A look back at my summer goals


Reality can sometimes hit you when you least expect it.
Coastal Point • Jesse Pryor

I was flipping the page on my beautiful and practical Coastal Point calendar the other day to jot down a meeting I had scheduled, and the words “Labor Day” greeted me like a pie in the face. Yes, we’ve been talking in the office that the infamous Labor Day issue was approaching, and have been planning certain stories for that edition, but seeing those words in black and white, and comprehending how close that weekend is ... well, it caused me to think a little.

By the way, that would be refreshing news to my mother, who always opined as I was growing up that I needed to use my head “at least a little.” You know, that always irritated me. It took great creativity and ingenuity to pull off some of the stunts I was able to manage...

But I digress.

It was the reality that our summer season was pretty much wrapping up with the approaching Labor Day weekend. Oh, I know that fall doesn’t technically begin until Sept. 22, but I also understand that Labor Day is the benchmark around here for the unofficial closing of summer. And that bothered me.

I wrote a column just before Memorial Day this year where I stated that this was going to be the summer that I really took advantage of all that this community had to offer. I had learned from summers past that I had wasted many opportunities to get out and enjoy all that this area has to offer over the summer, and this was the year I was going to force myself to take the time and enjoy it.

Let’s take a quick look at how I’ve done.

• I wrote that I was going to get out and enjoy the beach. In years past, I’ve only made it to the beach after Labor Day, and usually only for a few hours when company came down to visit.

SCORECARD: I saw the beach once when I had a meeting in Bethany. It looked nice.

• I wrote that I was going to get back to playing golf — a game I dearly love that I have avoided since major knee surgery 18 months ago.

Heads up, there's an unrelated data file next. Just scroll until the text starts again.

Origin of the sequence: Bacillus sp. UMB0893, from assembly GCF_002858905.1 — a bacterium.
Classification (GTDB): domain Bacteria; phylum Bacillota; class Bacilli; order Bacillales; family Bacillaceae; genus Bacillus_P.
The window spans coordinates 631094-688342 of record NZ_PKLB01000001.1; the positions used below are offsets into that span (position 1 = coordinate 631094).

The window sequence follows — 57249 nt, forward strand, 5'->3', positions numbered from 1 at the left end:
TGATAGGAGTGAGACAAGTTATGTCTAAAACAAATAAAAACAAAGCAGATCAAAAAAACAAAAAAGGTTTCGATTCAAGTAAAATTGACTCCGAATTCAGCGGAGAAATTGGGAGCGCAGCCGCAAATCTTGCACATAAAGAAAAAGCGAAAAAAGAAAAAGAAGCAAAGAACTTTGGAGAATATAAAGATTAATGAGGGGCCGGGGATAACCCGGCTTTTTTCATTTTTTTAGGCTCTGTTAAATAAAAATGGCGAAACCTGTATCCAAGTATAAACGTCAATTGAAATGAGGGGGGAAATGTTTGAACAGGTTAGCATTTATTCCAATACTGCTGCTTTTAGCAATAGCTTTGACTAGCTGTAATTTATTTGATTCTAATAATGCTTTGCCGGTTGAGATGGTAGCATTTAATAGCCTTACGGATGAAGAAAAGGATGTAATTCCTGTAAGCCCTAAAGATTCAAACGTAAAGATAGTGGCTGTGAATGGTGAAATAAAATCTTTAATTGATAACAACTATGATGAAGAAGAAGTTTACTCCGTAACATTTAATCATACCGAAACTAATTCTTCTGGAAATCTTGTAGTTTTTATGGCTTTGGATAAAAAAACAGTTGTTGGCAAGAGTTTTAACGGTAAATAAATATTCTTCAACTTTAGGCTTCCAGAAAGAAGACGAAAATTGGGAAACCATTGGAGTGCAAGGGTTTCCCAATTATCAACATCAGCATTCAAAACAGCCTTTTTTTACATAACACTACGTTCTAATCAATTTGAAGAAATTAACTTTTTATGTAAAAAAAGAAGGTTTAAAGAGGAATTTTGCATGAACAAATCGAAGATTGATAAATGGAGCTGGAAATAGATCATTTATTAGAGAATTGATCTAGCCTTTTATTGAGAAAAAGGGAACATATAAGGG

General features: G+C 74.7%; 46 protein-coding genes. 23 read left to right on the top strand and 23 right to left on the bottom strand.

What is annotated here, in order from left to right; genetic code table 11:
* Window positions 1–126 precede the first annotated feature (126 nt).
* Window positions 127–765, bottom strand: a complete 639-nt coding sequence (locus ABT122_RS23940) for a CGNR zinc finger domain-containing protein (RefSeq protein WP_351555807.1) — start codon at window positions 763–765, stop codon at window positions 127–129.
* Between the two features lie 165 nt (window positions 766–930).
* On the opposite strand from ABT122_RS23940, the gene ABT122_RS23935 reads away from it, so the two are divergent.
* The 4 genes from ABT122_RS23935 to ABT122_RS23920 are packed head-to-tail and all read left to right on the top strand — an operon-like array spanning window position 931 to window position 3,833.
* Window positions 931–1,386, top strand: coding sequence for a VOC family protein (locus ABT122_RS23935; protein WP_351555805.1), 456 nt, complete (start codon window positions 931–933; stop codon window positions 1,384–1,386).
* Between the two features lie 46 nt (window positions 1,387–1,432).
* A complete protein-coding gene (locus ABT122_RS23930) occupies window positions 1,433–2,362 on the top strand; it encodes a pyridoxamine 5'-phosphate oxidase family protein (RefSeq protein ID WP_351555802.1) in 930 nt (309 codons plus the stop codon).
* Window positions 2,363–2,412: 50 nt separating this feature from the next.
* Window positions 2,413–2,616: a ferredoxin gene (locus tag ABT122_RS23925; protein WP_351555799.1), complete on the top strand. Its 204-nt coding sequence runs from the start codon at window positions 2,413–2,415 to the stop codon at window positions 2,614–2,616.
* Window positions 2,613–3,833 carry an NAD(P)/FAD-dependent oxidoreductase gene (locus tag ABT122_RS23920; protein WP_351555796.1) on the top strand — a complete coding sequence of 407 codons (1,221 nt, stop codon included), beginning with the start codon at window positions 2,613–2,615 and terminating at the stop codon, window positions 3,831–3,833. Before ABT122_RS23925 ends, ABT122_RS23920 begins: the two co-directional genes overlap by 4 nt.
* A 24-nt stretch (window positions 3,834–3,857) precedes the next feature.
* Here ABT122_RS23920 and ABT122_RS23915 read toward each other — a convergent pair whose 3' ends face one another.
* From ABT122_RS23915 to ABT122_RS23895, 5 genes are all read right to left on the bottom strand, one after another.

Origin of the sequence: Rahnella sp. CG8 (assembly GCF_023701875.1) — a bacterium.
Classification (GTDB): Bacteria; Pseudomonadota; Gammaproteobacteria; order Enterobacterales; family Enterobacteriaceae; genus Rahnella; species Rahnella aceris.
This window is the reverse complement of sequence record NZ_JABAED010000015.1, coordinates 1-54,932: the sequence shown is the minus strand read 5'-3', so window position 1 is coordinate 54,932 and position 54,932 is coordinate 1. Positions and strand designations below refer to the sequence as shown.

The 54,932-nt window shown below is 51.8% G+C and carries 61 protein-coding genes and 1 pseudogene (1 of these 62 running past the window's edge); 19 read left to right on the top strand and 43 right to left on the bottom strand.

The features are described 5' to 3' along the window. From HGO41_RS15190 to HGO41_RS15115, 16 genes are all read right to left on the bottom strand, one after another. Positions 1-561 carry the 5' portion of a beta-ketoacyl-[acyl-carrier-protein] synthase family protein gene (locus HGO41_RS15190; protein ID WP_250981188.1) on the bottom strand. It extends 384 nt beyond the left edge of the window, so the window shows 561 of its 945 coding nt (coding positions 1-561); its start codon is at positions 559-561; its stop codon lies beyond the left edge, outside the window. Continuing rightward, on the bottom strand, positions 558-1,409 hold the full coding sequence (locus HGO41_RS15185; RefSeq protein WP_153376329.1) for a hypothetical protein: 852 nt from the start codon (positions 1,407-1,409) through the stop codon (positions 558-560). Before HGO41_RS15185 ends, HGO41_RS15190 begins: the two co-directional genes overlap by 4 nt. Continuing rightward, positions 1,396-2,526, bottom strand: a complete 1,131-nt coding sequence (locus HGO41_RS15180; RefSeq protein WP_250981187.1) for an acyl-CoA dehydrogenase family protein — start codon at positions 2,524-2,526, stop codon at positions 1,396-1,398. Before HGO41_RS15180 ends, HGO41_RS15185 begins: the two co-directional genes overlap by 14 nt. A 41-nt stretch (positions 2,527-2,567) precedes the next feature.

SCORECARD: This would be another failing grade. I played a few times this spring, and since then have only used my clubs to reach for things when I don’t feel like getting off the couch or trying to kill a fly in my kitchen.

• I wrote that I would get out and enjoy the inland bays and canals on a kayak this summer. I got a taste of it last fall, and loved the experience.

SCORECARD: Abject failure. I saw a kayak on top of somebody’s car, and I’ve seen a few photos that Susan Lyons has shot from her kayak. That’s about as close as I’ve gotten.

• Also in that piece, I wrote that this would be the summer I got out and explored a little more — you know, taking long walks and enjoying the warm weather.

SCORECARD: I got up to take a little walk one night. I remember it well. But I only got as far as my golf clubs in the closet because I needed to kill a fly.

Admittedly, not my finest hour. I really thought that this was going to be the summer that I altered my priorities a little bit and got out and did some things. To add to my list of failures, I wrote that I was going to travel somewhere other than Atlantic City or Washington, D.C., this summer, and my trips have consisted of, well, Atlantic City and Washington, D.C.

So, what do I do? Should I run out over the next week and try to cram in as much stuff as possible just to meet the goals I had set in my earlier column? Should I just maintain the status quo, and enjoy my summer in late September and early October like most years? Or should I squeeze in one or two of my goals this week, chalk it up as a minor victory and a sign of progress, and go about my business without stressing over the situation?

Or, do I just treat this entire situation like I do my annual list of New Year’s resolutions — a fun list to come up with, and one full of items that I’d love to accomplish, but not one that has any real chance of being met?

I’m going with the last. The fact of the matter is that our summer season is largely for the vacationers to enjoy. We work hard during the summer, grab some rest when it’s available and slowly creep out into the world when things slow down a little.

It’s how it’s been since this area first started attracting visitors, and it’s probably how it will be for many years to come. It works. Plain and simple.

Now, if I could just reach that golf club. I have an itch on my back that won’t go away.